Diverse strategies, techniques and tools for conducting an organized and systematic Root Cause Analysis (RCA) have been used sporadically for decades across the fresh produce supply chain. Now, per the FDA Blueprint for the Future: New Era of Smarter Food Safety, there is a push to “collaborate with federal, state, industry, consumer, and academic stakeholders to advance, standardize, and socialize root cause analysis protocols for food safety.” In this week’s Virtual Town Hall PMA produce safety specialist Trevor Suslow, Ph.D. was joined by Dr. Michelle Danyluk, Professor at University of Florida and Dr. Kurt Nolte, Produce Safety Network investigator, Food and Drug Administration – CFSAN to discuss the often-complex process of an outbreak root cause investigation or industry-initiated RCA and to provide everyday strategies and tools which are more generally applicable to the produce industry.
Root Cause Analysis Process
To start off the session, Dr. Suslow provided a brief overview of the process of conducting a Root Cause Analysis:
- Define the problem and questions.
- Align the predicting factors: often, the key here is to ask, “what was different this time?”
- Generate hypotheses based on the differences between this situation and past ones.
- The difference may be a weather event or other unanticipated risk factor.
- Challenge the hypotheses within the RCA.
- Resolve, verify and evolve both the RCA process and food safety systems.
All practical and everyday approaches to an outbreak have a systematic RCA process at the foundation. Once the problem has been clearly defined, there are steps, rooted in RCA that help define next steps and actions to take:
- Assemble a team: establish a timeline and define resources.
- Select tools: keep in mind that one approach will rarely be adequate in solving the problem.
- Assemble the data: find connections; look behind the curtain, ask the right questions and question the right people.
- Align the facts: what do the facts and experience indicate?
- Defend the hypothesis: Do the facts fit? Does it explain the problem?
- Define the actions: Regroup and restart as indicated. Get help as warranted.
In planning for industry awareness-building and skills training for a RCA, Dr. Suslow outlined the activities in progress under the Western Growers-Joint RCA Work Group, additional plans underway within the FDA, AFDO and university Cooperative Extension, as well as other resources.
A Regulatory View
As a representative from one of the many resources on RCA outlined by Dr. Suslow, Dr. Nolte provided a regulatory perspective of the On-Farm Investigation and points to draw upon to improve an industry-based RCA process. In their 2020 Action Plan to help advance the safety of Leafy Greens the FDA outlined three key focus areas:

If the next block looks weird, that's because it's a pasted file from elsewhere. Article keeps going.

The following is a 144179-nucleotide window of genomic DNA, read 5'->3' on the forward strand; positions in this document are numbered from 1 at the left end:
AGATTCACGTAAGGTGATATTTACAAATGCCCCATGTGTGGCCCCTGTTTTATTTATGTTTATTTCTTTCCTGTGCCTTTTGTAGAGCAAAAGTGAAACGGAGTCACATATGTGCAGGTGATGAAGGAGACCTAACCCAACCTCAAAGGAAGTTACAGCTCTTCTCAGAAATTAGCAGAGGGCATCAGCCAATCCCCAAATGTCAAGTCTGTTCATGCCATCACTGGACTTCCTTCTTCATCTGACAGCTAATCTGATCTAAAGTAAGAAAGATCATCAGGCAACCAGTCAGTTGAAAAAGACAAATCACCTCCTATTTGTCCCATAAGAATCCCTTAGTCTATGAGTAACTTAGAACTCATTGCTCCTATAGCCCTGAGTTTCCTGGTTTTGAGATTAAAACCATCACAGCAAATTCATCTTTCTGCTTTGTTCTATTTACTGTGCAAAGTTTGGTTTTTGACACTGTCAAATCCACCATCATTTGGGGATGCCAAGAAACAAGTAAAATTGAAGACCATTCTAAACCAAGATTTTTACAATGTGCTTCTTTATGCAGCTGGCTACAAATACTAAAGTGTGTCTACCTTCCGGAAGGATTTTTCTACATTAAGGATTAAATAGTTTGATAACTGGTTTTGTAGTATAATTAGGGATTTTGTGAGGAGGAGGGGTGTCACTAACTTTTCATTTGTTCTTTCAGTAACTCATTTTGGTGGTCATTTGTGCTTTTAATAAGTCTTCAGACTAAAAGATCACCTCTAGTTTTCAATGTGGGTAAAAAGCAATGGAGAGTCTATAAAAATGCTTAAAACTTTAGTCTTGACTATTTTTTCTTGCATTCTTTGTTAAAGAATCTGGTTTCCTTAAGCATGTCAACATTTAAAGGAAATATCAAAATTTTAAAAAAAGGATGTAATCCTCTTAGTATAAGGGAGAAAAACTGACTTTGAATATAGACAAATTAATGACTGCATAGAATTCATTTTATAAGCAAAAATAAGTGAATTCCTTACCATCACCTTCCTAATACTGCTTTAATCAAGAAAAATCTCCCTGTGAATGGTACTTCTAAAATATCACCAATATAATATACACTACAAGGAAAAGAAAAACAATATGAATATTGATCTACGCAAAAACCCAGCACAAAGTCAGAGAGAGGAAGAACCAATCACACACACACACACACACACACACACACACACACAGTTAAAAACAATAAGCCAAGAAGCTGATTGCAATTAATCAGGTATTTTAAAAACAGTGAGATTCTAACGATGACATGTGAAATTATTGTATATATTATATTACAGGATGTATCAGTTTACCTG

- Knowledge Gaps
The FDA takes outbreaks of any kind extremely seriously, and as a result of every incident they continuously try to improve and prepare for the next one. RCAs are part of that action plan and focus particularly on the response focus area in looking at on-farm investigations and finding ways to improve them.
Recognizing the importance of finding ways to improve on-farm investigations Dr. Nolte outlined five preliminary and onsite considerations for growers to make when conducting an on-farm assessment:
- Discuss: budget, schedule commitment, rigor, limitation, and type of assessment.
- Assemble appropriate individuals and team(s) that will be objective in approaching both the investigation and hypotheses development.
- Define the problem, purpose and scope of the investigation and develop a plan.
- Use all available tools to record and collect all objective evidence.
- Evaluate existing evidence and contributing factors to understand the process, events and facts.
When asked whether the absence of training was a barrier for the industry, Dr. Nolte noted that the absence of training and application of knowledge is a gap we can close. Growers have enormous amounts of responsibility on their shoulders, which may leave little time to develop the skillset to look at a problem and explore it fully. Our industry could benefit from a roadmap for growers to follow that is easier to manage and promotes full implementation of strategies.
An Industry Perspective
Following Dr. Nolte’s explanation of the regulatory view of a RCA, Dr. Danyluk was able to provide an industry perspective. Dr. Danyluk walked participants through two examples of RCAs that she has been part of and provided the key learnings for running a RCA that came out of those experiences.
- When testing samples there is a need to pull a lot of samples to get a true telling of whether the pathogen might be there. Out of 490 samples, only 7% were positive, which was not an unusual finding.
- Where you pull samples from is important when tracking the true source. Depending on what you are testing for the pathogen could be 95-96% less likely to be found in a manure pile than at the animal production facility or field, for example.
- Depending on the target gene, differences exist in the prevalence and efficiencies of detection among the same type of sample from different locations and over time.
- When collecting samples be sure to be unbiased. For instance, if your hypothesis says that the pathogen came from the field, equal amounts of samples must come from the field and manure piles, rather than just the field.
Whether on the regulatory or industry side foodborne illness outbreaks carry serious consequences and must be handled appropriately. A RCA is the foundation to an investigation and can help you not only better respond, but also prepare for the next time an outbreak occurs.